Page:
1. Save context of currently executing task into its TCB.


2. Restore context of next task to execute from its TCB.

Complete context switch must be very fast.

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Types of Context Switches

Synchronous context switches occur because the


executing task
pends, delays, or suspends itself.
makes a higher priority task ready to run.
(less frequently) lowers its own priority, or exits.

Asynchronous context switches occur when an ISR:


makes a higher priority task ready to run.
(less frequently) suspends the current task or lowers its priority.

Synchronous context switches require saving fewer


registers than asynchronous context switches, and so are
faster.

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Priority Scheduling

Different application jobs may have different


precedences, which should be observed when allocating
the CPU.

Preemptive scheduling is based on task priorities chosen


to reflect job precedence.

The highest priority task ready to run (not pended or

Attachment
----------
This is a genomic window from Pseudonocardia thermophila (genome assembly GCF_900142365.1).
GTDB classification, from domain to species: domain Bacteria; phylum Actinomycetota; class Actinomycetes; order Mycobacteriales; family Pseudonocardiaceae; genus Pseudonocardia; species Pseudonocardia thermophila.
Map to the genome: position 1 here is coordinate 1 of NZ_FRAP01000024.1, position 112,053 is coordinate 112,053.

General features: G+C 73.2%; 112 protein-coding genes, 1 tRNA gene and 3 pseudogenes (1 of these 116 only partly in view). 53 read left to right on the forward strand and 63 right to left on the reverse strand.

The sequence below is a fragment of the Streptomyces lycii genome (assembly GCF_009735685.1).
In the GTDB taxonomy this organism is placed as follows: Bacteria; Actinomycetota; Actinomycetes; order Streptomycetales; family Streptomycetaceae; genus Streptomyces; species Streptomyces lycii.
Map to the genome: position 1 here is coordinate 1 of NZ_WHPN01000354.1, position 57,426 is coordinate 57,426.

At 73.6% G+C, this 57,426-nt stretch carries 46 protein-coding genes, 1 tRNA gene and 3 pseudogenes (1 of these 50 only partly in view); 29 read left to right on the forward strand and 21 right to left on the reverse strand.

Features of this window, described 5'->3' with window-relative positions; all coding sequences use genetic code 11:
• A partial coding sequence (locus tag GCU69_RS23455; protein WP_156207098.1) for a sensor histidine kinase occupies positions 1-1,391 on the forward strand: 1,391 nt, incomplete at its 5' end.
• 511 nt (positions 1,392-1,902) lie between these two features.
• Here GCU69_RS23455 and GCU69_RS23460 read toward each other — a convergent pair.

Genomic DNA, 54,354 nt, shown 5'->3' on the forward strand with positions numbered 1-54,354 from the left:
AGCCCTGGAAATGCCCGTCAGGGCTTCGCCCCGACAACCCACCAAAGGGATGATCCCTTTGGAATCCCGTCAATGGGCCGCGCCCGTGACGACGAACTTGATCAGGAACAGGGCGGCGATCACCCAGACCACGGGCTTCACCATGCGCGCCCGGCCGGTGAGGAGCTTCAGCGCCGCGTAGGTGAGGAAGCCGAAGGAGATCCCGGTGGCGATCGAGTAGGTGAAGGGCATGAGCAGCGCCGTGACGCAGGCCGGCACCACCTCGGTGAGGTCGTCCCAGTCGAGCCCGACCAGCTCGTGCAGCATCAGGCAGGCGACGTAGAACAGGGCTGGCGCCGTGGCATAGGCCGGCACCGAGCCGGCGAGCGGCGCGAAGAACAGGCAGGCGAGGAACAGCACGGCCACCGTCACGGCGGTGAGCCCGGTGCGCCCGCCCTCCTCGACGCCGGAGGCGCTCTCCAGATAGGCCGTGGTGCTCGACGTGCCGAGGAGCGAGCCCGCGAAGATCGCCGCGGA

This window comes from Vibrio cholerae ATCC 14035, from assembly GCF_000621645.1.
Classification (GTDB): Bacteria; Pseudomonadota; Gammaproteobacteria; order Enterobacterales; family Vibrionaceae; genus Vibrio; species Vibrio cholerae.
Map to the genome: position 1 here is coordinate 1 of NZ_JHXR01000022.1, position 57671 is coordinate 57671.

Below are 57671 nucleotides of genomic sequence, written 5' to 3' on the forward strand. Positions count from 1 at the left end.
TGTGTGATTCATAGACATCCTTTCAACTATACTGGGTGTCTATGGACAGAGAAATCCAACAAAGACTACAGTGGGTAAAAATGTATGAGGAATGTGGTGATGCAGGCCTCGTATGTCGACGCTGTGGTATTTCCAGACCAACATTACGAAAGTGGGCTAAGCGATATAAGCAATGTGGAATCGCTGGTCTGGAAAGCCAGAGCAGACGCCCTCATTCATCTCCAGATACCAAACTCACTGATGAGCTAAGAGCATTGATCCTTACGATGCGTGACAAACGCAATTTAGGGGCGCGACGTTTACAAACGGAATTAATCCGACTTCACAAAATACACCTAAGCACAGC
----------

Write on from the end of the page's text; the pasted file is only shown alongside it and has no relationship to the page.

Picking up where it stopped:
delayed) is allocated the CPU.

Rescheduling can occur at any time as a result of:


Kernel calls
Interrupts (e.g., system clock tick)

The context switch is not delayed until the next system


clock tick.

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Priority Based Preemption

Equal priority tasks wont preempt each other


(by default).

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Round-Robin Scheduling

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Slicing Time

To allow equal priority tasks to preempt each other, time


slicing must be turned on:

kernelTimeSlice(ticks)
If ticks = 0, time slicing is turned off.

Priority scheduling always takes precedence.


Round-robin only applies to tasks of the same priority.

Priority-based rescheduling can happen any time.


Round-robin rescheduling can only happen every few clock ticks.

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Performance Enhancements

All tasks reside in a common address space.

All tasks run in supervisor (privileged) mode.

5-16

Multitasking Facilities

5-17

How VxWorks Operating System Meets


Real-time Requirements

Able to control many external components


Multitasking allows solution to mirror the problem.
Independent functions are assigned to different tasks.